It’s easy to fall out of love with a story. Maybe it has a harder time gaining traction in the beginning and you find yourself trapped in a swamp of boring narrative. Maybe you hit the slog of the middle and just can’t find a way to speed up the pacing. Maybe your characters don’t want to listen to what you have to say and insist on doing something different.
It took many years for me to realize how important it is to actually finish a writing project, after leaving a number of half-written books in my wake. Advancing a writing career is awfully hard when you never finish anything.
I’ve made it as far as 60,000 words and as little as two pages before abandoning a project, and I still wonder about these projects sometimes—even though too much time has passed for me to return to them.
These days I make a point to finish every project I start. There are four very important reasons to do so.
1. Define the Ending
We all start with an idea of how our book should go, but the first draft rarely turns out exactly the same as you imagine.
The process of writing is an exploration in and of itself. You learn about your characters, you learn about how the events turn out and how they connect to each other. You may know what your story is about. But you won’t ever know exactly how things play out if you don’t finish writing it.
For help on planning an ending for your story, learn more from this article: Ending of Stories.
2. Discover a Story’s Potential
I don’t know any writer who loves every moment of book writing. Even a bestselling author has their low points. Almost everyone goes through the slog and questions their work at some point. Those lows during the writing process are usually how we end up abandoning a project.
However, how will you ever know if your story is good in its entirety if you never see it in its entirety? A finished story may or may not be good, but an unfinished one definitely isn’t any good.
Until a book is finished, you can never look at its story as a whole. The missing pieces will always leave questions.
If you don’t write the ending, how do you know if the other events logically lead to it? If you skip a number of middle scenes, how do you know if your characters are adequately developed or if your story pacing is appropriate?
A story is like a bridge: it cannot bear weight or transport anyone until every piece is in place.
3. Improve Your Book
Here’s a secret: the way to make a book good isn’t writing it; it’s rewriting it.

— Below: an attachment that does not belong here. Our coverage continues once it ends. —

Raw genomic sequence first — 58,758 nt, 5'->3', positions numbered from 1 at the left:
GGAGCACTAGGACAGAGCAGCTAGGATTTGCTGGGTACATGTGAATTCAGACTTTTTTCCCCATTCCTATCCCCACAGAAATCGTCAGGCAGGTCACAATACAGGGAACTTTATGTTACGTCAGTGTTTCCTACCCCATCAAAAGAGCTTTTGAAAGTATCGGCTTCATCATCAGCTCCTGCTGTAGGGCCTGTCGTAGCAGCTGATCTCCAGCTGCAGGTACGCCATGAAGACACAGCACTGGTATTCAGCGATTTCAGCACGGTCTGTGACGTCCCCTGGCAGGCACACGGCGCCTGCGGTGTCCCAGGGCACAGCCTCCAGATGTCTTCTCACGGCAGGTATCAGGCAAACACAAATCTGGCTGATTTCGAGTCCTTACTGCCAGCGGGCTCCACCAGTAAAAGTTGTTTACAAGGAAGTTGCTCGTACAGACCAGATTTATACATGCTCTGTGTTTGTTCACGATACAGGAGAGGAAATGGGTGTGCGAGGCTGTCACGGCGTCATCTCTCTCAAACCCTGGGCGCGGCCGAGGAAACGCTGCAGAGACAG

A story gets better every time you rewrite it, the same way a painter layers paint on a canvas. But when you paint a painting, you can’t put on a second layer without a first layer, and you can’t add a third layer without a second.
If you don’t finish that ugly first draft, you will never get to the second or third, and you work will never get a chance to become the beautiful finished product.
The magic of a story doesn’t come to life in draft one. Even the greatest writers need to plough their way through multiple drafts before discovering the book they dreamed of writing.
You can learn more about ways to improve your book in a future post I’ll write on plot treatments. For now, take a look at this article on developmental editing to learn more about what an editor looks for when editing a book.
4. Practice Writing (Every Part of Your Story)
It’s important to practice all aspects of writing, and the fact is, when you have a pile of unfinished products, there are certain things you hardly ever get to practice.
Writing endings, for example, or how to really make that saggy middle exciting. Maybe you miss out on learning to build a good subplot. Every writer has that area they need help working out.
When you abandon your stories without finishing them, you end up practicing a lot of beginnings and almost no endings. Not to mention the more you don’t finish your stories, the harder it is to finish the next one because, you guessed it, you’ve never practiced finishing so you’re forever rusty.
For more on how to practice, check out this article about four practical exercises to improve your writing skills.
Set Your Goals, Then Finish Your Project
Finishing a writing project is never easy, but once you complete that first book, the next one will be a little easier to finish—and the next one even easier.
By setting SMART action goals and result goals, you’re more likely to finish a writing project that brings you joy instead of stress.
If nothing else, you should finish your current book for the sake of the next one. No time spent writing is wasted. Every minute you practice writing, you become a better writer.
Don’t believe me? Start with a small writing project, like a short story, and take it from idea to published product. Then, take some time to reflect about the kind of writer you were before and after you wrote that story.
Are you the same? Or has something changed, about you, about your writing?
What writing goals do you use to finish your writing projects? Let us know in the comments!
Consider your current or next writing project and set one action goal and one result goal.
Your action goal should be quantifiable, such as a certain number of words to write per day or number of hours to write per week.
Your result goal should fit the SMART criteria from above, and most important of all, be within your control.
Take no more than fifteen minutes to set your goals. Make sure that they are goals you are able to stick to.
When you’re done, let us know your new goals in the comments. And if you have time, give some feedback to a fellow writer’s comment!